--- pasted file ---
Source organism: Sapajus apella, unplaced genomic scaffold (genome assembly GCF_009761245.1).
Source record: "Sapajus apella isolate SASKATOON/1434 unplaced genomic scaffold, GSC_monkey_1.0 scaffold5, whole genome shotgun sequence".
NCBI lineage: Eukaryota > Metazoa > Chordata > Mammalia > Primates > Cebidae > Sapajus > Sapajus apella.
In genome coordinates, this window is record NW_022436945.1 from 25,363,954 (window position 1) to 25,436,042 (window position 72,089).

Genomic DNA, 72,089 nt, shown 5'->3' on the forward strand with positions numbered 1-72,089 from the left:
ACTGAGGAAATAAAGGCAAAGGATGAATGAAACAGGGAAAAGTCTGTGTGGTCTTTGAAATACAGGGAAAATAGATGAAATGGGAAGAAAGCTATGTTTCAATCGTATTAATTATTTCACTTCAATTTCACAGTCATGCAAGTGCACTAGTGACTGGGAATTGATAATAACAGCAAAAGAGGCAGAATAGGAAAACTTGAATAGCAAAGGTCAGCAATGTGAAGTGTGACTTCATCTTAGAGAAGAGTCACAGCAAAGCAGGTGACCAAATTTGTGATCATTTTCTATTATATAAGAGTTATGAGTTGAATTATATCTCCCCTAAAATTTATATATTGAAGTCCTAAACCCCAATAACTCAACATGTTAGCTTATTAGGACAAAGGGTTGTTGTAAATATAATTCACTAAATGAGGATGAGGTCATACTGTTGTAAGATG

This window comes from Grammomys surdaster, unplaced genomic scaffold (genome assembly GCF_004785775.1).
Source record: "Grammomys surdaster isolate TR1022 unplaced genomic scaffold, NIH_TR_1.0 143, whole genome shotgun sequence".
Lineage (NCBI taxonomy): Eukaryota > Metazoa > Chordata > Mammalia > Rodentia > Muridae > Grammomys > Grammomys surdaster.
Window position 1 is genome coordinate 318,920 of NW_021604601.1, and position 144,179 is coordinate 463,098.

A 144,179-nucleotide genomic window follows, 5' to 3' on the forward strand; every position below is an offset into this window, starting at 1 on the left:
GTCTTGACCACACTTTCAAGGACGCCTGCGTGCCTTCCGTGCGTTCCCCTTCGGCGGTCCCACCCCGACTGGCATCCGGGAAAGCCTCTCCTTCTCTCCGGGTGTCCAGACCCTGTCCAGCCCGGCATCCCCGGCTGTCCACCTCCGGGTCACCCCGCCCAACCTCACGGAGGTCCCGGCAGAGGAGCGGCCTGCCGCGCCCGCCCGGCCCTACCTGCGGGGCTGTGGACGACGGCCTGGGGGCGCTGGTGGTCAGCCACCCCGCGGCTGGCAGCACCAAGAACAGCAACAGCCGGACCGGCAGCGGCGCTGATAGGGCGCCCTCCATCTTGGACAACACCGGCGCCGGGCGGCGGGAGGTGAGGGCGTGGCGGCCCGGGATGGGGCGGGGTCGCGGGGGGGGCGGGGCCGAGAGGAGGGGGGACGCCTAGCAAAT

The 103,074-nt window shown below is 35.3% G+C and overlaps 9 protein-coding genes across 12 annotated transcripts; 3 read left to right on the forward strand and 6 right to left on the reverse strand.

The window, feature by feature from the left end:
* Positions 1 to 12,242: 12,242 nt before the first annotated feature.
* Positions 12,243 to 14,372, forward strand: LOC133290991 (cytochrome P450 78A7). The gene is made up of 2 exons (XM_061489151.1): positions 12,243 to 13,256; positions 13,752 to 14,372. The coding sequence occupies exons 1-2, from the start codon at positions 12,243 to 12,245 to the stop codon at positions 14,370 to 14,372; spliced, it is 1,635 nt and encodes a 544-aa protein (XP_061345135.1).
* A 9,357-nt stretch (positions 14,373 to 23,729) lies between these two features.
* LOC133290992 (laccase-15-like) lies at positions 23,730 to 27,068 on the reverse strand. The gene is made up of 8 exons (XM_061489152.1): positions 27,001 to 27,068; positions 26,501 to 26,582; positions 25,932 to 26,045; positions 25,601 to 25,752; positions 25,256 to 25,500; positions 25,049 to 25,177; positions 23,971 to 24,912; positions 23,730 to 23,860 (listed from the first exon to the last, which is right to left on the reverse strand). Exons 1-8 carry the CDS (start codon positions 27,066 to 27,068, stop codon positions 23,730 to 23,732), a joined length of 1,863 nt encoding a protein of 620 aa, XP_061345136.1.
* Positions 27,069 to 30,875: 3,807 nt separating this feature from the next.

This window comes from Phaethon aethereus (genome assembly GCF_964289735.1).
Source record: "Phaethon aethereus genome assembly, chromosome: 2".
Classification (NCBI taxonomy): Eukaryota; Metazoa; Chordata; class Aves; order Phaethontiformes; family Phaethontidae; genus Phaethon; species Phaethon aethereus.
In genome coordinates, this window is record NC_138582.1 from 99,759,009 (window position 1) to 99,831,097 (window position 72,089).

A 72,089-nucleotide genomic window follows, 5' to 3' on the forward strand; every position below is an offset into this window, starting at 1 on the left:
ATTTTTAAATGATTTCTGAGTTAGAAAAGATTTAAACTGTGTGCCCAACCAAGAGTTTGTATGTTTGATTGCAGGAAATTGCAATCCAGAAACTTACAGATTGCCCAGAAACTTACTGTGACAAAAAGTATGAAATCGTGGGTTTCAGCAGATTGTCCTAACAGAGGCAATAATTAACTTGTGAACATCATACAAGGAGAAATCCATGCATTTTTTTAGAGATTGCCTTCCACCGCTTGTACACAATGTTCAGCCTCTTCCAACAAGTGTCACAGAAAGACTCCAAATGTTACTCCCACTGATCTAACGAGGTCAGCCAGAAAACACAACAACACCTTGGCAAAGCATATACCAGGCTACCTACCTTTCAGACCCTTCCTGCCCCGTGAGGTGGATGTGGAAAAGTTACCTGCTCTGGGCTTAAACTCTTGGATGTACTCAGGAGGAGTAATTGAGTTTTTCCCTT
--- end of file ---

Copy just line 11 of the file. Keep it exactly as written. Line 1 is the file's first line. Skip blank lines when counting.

A 144,179-nucleotide genomic window follows, 5' to 3' on the forward strand; every position below is an offset into this window, starting at 1 on the left: